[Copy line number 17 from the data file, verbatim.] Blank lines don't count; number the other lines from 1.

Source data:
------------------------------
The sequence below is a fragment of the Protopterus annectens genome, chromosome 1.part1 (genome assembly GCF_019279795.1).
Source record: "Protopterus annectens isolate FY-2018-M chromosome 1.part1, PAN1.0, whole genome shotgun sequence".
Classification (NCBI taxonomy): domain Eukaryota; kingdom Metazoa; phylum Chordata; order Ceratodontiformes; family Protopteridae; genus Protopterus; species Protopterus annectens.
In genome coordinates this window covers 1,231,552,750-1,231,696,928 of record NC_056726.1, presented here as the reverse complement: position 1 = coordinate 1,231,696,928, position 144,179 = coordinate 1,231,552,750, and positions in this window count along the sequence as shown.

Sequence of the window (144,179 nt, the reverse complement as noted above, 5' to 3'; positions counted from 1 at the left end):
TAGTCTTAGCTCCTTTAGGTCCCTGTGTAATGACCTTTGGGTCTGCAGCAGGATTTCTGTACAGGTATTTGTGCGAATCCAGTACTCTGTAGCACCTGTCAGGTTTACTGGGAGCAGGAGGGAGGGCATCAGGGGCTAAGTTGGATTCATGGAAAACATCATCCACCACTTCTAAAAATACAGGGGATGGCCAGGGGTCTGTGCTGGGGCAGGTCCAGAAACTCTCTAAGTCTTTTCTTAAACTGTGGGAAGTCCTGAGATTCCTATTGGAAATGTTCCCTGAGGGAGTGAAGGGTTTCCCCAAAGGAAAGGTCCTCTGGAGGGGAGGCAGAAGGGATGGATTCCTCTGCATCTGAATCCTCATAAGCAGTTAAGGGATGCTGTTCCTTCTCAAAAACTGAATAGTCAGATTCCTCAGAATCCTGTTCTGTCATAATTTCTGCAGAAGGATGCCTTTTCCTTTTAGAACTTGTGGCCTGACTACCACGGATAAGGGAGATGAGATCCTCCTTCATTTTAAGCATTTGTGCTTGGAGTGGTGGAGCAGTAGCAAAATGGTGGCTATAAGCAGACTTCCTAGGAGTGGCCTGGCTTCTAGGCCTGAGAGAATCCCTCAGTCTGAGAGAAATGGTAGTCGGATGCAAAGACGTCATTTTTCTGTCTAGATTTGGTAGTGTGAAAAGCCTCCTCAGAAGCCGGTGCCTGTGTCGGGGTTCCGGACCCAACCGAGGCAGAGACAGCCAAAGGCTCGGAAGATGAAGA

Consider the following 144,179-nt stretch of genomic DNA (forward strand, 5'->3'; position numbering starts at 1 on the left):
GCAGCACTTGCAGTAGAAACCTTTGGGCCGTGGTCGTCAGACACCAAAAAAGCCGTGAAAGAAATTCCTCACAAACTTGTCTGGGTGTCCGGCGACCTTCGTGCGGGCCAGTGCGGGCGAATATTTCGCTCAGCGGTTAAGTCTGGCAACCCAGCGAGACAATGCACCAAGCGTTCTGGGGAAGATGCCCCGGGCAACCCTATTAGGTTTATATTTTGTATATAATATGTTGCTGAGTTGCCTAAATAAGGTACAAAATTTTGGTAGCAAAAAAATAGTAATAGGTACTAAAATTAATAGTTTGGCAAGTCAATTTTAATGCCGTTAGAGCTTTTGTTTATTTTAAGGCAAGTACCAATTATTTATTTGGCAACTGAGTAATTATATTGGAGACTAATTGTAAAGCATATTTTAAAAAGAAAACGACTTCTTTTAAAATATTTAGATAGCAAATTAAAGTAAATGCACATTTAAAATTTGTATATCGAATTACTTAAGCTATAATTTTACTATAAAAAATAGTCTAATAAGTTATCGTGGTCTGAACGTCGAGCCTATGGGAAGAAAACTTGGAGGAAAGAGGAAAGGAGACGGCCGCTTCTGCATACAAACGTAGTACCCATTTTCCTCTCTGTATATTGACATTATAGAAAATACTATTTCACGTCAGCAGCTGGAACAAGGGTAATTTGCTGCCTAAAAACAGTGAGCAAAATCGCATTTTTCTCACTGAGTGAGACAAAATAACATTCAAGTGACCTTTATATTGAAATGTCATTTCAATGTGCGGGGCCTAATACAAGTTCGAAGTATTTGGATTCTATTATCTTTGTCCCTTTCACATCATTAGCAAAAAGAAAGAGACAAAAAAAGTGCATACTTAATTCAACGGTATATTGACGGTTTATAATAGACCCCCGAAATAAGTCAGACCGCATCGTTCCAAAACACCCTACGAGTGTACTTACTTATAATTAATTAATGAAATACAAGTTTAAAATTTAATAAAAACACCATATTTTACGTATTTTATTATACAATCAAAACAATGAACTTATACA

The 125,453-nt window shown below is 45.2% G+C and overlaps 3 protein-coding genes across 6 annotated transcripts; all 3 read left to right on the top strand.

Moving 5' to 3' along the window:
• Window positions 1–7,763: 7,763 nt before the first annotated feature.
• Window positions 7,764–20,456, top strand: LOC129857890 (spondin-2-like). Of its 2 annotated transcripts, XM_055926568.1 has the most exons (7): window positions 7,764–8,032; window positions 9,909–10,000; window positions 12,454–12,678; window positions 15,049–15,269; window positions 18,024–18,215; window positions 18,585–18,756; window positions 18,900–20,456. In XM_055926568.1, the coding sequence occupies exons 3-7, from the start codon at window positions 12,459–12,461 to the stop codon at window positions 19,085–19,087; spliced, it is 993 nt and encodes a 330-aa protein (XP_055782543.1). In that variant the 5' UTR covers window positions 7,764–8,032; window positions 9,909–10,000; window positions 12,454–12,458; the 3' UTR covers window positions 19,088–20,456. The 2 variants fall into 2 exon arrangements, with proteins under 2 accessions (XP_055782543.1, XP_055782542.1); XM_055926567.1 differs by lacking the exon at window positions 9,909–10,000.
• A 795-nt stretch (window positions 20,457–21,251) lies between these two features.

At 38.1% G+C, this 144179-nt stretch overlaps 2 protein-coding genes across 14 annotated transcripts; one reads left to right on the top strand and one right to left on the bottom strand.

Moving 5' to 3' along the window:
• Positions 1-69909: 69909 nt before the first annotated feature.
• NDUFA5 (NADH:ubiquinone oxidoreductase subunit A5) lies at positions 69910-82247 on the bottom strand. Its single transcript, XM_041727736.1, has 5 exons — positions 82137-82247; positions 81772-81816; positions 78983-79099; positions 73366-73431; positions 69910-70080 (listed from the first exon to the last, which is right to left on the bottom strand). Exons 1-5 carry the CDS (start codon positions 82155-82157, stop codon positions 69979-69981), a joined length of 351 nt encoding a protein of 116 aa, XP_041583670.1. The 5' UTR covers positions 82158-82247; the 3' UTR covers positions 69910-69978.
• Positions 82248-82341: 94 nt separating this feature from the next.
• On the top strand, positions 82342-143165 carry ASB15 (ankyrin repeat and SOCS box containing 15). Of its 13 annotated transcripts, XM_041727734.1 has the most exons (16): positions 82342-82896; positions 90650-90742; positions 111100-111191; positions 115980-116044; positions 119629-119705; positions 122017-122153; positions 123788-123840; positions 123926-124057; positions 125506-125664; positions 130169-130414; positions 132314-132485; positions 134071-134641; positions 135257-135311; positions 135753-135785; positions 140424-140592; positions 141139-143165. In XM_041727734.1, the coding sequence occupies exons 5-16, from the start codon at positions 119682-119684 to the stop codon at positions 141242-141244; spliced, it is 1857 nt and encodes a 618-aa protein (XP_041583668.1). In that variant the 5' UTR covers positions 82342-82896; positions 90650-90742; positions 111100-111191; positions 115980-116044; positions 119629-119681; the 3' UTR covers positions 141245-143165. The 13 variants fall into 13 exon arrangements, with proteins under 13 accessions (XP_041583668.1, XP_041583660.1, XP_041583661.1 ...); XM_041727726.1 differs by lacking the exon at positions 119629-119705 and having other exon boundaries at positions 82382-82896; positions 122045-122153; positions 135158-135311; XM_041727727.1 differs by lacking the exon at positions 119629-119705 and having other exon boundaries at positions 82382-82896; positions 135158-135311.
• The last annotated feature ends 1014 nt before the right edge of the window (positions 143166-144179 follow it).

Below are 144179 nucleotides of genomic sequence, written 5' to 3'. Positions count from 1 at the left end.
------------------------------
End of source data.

• NDUFA5 (NADH:ubiquinone oxidoreductase subunit A5) lies at positions 69910-82247 on the bottom strand. Its single transcript, XM_041727736.1, has 5 exons — positions 82137-82247; positions 81772-81816; positions 78983-79099; positions 73366-73431; positions 69910-70080 (listed from the first exon to the last, which is right to left on the bottom strand). Exons 1-5 carry the CDS (start codon positions 82155-82157, stop codon positions 69979-69981), a joined length of 351 nt encoding a protein of 116 aa, XP_041583670.1. The 5' UTR covers positions 82158-82247; the 3' UTR covers positions 69910-69978.